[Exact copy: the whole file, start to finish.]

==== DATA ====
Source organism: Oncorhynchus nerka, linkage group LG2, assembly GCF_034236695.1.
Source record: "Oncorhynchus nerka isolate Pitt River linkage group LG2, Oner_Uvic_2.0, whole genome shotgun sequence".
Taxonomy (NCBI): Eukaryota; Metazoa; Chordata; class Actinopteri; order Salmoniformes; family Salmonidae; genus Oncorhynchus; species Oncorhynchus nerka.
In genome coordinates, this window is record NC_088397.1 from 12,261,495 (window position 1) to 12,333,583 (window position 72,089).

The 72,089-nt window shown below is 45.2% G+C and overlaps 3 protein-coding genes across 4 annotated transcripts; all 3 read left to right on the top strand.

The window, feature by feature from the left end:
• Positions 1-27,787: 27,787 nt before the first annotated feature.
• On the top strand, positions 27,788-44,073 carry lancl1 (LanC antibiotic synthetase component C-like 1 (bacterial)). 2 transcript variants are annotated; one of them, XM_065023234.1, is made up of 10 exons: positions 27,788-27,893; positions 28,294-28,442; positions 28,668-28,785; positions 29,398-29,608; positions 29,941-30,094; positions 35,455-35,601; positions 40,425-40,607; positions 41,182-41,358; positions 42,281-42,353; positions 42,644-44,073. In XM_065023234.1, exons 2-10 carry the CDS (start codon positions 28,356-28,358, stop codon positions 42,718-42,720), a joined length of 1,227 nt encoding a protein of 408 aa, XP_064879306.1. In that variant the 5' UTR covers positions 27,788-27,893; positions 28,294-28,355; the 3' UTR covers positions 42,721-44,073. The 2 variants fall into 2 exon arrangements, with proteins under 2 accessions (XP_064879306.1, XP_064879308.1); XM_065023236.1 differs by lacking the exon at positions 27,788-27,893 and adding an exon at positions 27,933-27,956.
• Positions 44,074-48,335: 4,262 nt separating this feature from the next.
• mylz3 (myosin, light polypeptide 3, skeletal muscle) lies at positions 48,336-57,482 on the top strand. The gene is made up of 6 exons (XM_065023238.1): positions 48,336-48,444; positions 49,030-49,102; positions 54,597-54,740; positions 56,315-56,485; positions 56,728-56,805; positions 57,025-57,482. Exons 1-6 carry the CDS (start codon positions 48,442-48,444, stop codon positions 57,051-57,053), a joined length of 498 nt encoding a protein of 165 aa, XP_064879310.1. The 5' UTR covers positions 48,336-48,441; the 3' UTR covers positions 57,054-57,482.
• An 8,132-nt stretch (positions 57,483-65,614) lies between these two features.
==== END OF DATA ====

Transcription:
Source organism: Oncorhynchus nerka, linkage group LG2, assembly GCF_034236695.1.
Source record: "Oncorhynchus nerka isolate Pitt River linkage group LG2, Oner_Uvic_2.0, whole genome shotgun sequence".
Taxonomy (NCBI): Eukaryota; Metazoa; Chordata; class Actinopteri; order Salmoniformes; family Salmonidae; genus Oncorhynchus; species Oncorhynchus nerka.
In genome coordinates, this window is record NC_088397.1 from 12,261,495 (window position 1) to 12,333,583 (window position 72,089).

The 72,089-nt window shown below is 45.2% G+C and overlaps 3 protein-coding genes across 4 annotated transcripts; all 3 read left to right on the top strand.

The window, feature by feature from the left end:
• Positions 1-27,787: 27,787 nt before the first annotated feature.
• On the top strand, positions 27,788-44,073 carry lancl1 (LanC antibiotic synthetase component C-like 1 (bacterial)). 2 transcript variants are annotated; one of them, XM_065023234.1, is made up of 10 exons: positions 27,788-27,893; positions 28,294-28,442; positions 28,668-28,785; positions 29,398-29,608; positions 29,941-30,094; positions 35,455-35,601; positions 40,425-40,607; positions 41,182-41,358; positions 42,281-42,353; positions 42,644-44,073. In XM_065023234.1, exons 2-10 carry the CDS (start codon positions 28,356-28,358, stop codon positions 42,718-42,720), a joined length of 1,227 nt encoding a protein of 408 aa, XP_064879306.1. In that variant the 5' UTR covers positions 27,788-27,893; positions 28,294-28,355; the 3' UTR covers positions 42,721-44,073. The 2 variants fall into 2 exon arrangements, with proteins under 2 accessions (XP_064879306.1, XP_064879308.1); XM_065023236.1 differs by lacking the exon at positions 27,788-27,893 and adding an exon at positions 27,933-27,956.
• Positions 44,074-48,335: 4,262 nt separating this feature from the next.
• mylz3 (myosin, light polypeptide 3, skeletal muscle) lies at positions 48,336-57,482 on the top strand. The gene is made up of 6 exons (XM_065023238.1): positions 48,336-48,444; positions 49,030-49,102; positions 54,597-54,740; positions 56,315-56,485; positions 56,728-56,805; positions 57,025-57,482. Exons 1-6 carry the CDS (start codon positions 48,442-48,444, stop codon positions 57,051-57,053), a joined length of 498 nt encoding a protein of 165 aa, XP_064879310.1. The 5' UTR covers positions 48,336-48,441; the 3' UTR covers positions 57,054-57,482.
• An 8,132-nt stretch (positions 57,483-65,614) lies between these two features.